6

As I see it, the size of the application doesn't really have much to do with the microservices pattern. After all, you can always choose to build a few large monoliths or to build a monolith out of lots of smaller libraries where it makes sense, or keep it in one large codebase using modules/namespaces/packages/whatever-your-language-offers. The use cases ...


5

However, let's say that I want to split a service into its own "microservice". Where would it store its data? If I have 5 microservices, spinning up 5 RDS instances, 5 redis clusters doesn't seem to be the most cost effective and seems to be a lot of management overhead. In order to a pure microservice, your services need to have autonomy over their data. ...


5

If we consider the cache to be orthogonal to the architecture (and it's), the first pic is ok. For the same reason that we don't deploy one security service, one API gateway, one message broker or one service locator per POD we don't have to deploy one Cache (in replica-set) per POD.1 Be aware of premature optimizations Caches are meant to solve specific ...


5

Did you click through to the full description of the first factor? If there are multiple codebases, it’s not an app – it’s a distributed system. Each component in a distributed system is an app, and each can individually comply with twelve-factor. So when thinking about 12-factor apps in the context of microservices, treat each microservice as a ...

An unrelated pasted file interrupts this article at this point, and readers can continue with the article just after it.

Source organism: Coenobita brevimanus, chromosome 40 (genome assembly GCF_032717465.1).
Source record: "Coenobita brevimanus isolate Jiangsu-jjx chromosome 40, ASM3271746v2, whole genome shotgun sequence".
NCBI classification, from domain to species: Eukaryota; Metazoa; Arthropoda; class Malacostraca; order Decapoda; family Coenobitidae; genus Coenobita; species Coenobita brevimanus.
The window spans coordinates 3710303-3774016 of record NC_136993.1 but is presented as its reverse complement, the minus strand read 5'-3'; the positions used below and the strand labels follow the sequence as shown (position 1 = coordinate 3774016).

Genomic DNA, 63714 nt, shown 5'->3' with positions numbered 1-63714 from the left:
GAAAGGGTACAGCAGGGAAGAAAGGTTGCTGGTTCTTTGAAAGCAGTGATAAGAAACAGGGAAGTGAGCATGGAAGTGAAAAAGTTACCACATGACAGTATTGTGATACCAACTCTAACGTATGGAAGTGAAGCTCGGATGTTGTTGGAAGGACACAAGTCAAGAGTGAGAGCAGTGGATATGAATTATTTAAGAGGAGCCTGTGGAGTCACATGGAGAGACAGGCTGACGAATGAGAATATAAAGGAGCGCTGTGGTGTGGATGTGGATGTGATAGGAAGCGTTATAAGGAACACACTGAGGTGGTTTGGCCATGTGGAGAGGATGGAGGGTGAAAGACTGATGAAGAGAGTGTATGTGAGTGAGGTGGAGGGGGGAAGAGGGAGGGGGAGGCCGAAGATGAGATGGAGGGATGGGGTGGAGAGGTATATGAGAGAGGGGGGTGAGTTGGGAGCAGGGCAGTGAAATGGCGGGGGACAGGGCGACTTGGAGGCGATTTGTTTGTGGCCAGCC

5

Dynamically selecting the correct API implementation sounds cool, but is actually a nightmare. a REST API exposes a bunch of URIs that identify resources cool URIs don't change here, the interpretation of the URI depends on the implicit version so your URIs do not identify resources by themselves this breaks REST, to some degree Your implicit version ...


5

Yes, querying each microservice is unavoidable in this case. That's one of the main trade offs of microservices. However, I think if you actually sat down and designed the endpoints, you would find it's not as burdensome as you think. For example, it would surprise me very much if your billing service doesn't already have a way to list all the subscriptions ...


5

1 or 3 depending on the data and your needs. A shared database is a no-no since it then means your services are not independently deployable and scalable. You need one service that owns the data and is its source of truth. It can then make sense to also replicate the data to cut down on latency if that is more important than the data being up to date.


5

Data is not a service. Access to data may be a service. Processing data definitely is. You should ask yourself: what does my system do with that data? What is the service interface that my domain components require to access in order to use the country data? And then: Do all my components agree on the syntax of that interface? Do all my components agree on ...


4

I think you correctly diagnose the problem, Micro-service architecture is designed for scalability and distributed systems. You don't want them to talk to each other, or use the same database. Either, go for the distributed stateless approach. Or, merge the services to make one macro-service. You can still separate the code out into service classes etc, but ...


4

Separate services should use separate REDIS instances. Reason: Bad usage of REDIS by another service, causing REDIS outage, should not impact your application. Only queues which are used for inter-service communication should be shared.